Earlier this year, my 78-year-old father, Alan, got a phone call one evening. "Big Al" isn't your normal old guy. He'd finished a day at his job, driving tour coaches up New Zealand's icy ski-fields, and picking up tourists from cruise liners. He is incredibly fit and sharp and not just for his age. But, like most of us, after a big day at work, on the couch drowsy after dinner, he wasn't at all in a mental state to deal with what he was hearing.
On the line was Kelly, also in his late 70s. We grew up on a farm in New Zealand and Kelly was our neighbour. He and dad shared farming equipment and work for more than 30 years. Kelly owned the hay bailer, Dad owned the hay loader and trailer. They'd help each other make their hay, each unpaid labour for the other, as were their kids.
We worked together on fencing, building sheds, shearing, mowing … everything. Kelly fascinated me as a child. He swore magnificently and drank beer from longnecks. He trained horses and went to the pub. My dad was much less the party guy, but they shared a mutual respect and collaboration that saw not one argument, never a lawyer nor a signature on a contract.
I was convinced his daughter, Gaylene, was the love of my life, despite the fact I was seven and she was one of eight girls I knew.
Kelly was calling dad to say goodbye. He was in a hospice, dying, his body shot with decades of work and racehorse-training injuries. He was wanting to thank dad for their friendship, their time together on the green paddocks, literally creating their farms out of sheer hard work. Dad didn't know what to say, so he didn't say much. Kelly died the next day.
Dad was quietly devastated by what was left unsaid.
A couple of months ago, Dad had dinner in Wellington with another dear old mate, David.
Dad and David have been friends for more than 20 years, golfing buddies who shared their problems on the fairway. They became very close over time.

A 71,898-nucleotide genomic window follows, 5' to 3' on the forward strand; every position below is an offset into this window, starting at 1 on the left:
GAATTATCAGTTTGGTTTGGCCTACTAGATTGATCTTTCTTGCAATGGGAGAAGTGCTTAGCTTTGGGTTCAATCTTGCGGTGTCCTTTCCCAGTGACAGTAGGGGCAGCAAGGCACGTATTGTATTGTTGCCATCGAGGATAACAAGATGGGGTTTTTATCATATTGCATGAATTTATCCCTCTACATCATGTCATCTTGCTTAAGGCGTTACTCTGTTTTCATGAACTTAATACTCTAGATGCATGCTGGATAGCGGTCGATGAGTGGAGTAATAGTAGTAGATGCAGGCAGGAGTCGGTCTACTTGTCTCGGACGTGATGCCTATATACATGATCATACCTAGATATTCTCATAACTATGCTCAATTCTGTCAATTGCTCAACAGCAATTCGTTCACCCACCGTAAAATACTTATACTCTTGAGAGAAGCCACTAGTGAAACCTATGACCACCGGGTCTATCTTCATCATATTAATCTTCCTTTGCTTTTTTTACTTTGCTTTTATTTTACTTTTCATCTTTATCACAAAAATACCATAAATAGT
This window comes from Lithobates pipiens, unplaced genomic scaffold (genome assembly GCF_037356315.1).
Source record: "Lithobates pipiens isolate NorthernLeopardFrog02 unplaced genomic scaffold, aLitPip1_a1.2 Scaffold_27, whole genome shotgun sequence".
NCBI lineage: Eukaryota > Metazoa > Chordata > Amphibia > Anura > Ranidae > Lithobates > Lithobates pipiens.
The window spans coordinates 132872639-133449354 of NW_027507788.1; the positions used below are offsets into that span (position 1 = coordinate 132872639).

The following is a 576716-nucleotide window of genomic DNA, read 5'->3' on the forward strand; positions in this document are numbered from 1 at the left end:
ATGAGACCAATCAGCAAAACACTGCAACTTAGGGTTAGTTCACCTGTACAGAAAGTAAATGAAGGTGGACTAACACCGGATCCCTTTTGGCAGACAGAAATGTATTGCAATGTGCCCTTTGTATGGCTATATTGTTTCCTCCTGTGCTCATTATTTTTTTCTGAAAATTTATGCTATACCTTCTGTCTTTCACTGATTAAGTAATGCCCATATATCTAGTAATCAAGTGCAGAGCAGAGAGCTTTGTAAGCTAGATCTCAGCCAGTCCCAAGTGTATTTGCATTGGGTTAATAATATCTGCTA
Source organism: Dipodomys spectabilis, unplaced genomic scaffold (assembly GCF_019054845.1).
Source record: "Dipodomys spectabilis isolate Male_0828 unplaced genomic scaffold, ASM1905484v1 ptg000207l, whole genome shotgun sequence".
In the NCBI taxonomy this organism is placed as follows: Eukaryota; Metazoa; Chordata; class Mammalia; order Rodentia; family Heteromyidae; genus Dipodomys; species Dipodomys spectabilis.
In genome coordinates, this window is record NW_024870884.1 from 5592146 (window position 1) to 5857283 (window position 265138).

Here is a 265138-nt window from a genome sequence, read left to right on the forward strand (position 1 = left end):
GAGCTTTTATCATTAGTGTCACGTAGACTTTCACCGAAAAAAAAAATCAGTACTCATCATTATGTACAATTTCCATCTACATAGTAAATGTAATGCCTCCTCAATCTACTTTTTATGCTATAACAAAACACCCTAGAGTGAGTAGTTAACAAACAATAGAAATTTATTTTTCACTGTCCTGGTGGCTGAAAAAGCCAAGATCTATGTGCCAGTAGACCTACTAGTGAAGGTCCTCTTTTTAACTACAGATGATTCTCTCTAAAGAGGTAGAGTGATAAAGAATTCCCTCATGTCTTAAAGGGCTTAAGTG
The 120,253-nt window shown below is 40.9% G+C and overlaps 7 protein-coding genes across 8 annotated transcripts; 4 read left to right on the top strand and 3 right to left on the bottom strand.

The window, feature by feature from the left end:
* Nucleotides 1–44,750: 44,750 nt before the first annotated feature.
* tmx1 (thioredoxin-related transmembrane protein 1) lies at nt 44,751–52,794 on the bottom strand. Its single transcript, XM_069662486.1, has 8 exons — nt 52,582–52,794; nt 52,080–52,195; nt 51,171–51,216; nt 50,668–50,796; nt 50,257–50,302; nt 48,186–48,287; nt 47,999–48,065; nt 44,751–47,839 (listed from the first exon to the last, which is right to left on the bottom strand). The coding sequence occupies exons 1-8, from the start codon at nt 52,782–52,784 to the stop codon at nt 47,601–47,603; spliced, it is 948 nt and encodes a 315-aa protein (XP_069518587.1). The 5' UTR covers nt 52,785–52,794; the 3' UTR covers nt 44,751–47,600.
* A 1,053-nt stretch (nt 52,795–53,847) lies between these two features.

An important message
As I've been writing and researching a book on "men's issues", I've had a lot of long chats to Big Al, fact-checking family anecdotes and discussing themes of the book.
One discussion centred around the idea that men are constrained from sharing their emotions with other men, simply because it's not "manly". That's a terrible loss.
In one conversation about it, dad said that if he told another gnarly old buddy, Ted, that he loved him, "Ted would fall down dead."
At mum's prompting, after they left the Chinese restaurant that night, dad blurted "I love you David."
David paused. "I love you too, brother." They hugged and hugged again.
Dad told me about it later, how wonderful it was to have told his friend that, to know he knew it and to know he was loved back.
Dad spoke to David once more, two weeks ago, on the phone.
David died suddenly last week.
This time, despite the loss of his friend, dad knows David died with them both having acknowledged the joy the friendship brought.
A few years ago, David and his wife, Ruth, left the little town, Alexandra, in New Zealand's South Island, where my mum and dad still live. They moved to be close to family in Wellington, to be close to grandkids and family "so if anything happened they would have support." That's exactly how it played out, as David was helicoptered to Wellington Hospital, Ruth and family by his side.
Older people are nothing if not pragmatic about death. My mother has somewhat grimly observed we surely only have "a few" Christmases left together. She has also suggested a "magnificent" funeral song, information I could have done without until necessary.
As mum and dad age, and they watch the people around them "dropping like flies" as dad put it. It's a harsh lesson on looking after yourself.
So mum and dad have put their house on the market. They're moving to Christchurch to be close to my brother and sister, and a clutch of beloved grand-kids. David's death was "galvanising" for them and helped force the tough decision.
"It's the last place we'll ever buy," said mum, happily.
It's a strange place to be, the end of your life, as you look back, bewildered and blinking.
My father's life recently is a living testament to the fact there is only good and joy to be had in telling another human person, man or woman, you love them. You'll get it back. You'll have made someone happy. You'll be happy.
Deep, rich, relationships are the only thing that matter in the end, the only thing that can help us die happy.
So it makes a great deal of sense to shove aside your fears, grab your friend, grab the moment and say, "I love you, Mate."
Then you'll hear the words that make the human heart soar the highest.
"I love you, too."
With more than 25 years in Australian media, Phil Barker has edited NW and Woman's Day magazines, and published such titles as Vogue, GQ, Delicious, InsideOut and Donna Hay. He is a consultant creative director and communications specialist, currently writing a book on "man stuff" for publisher Allen & Unwin. He is a regular commentator on the lives and style of Australian men.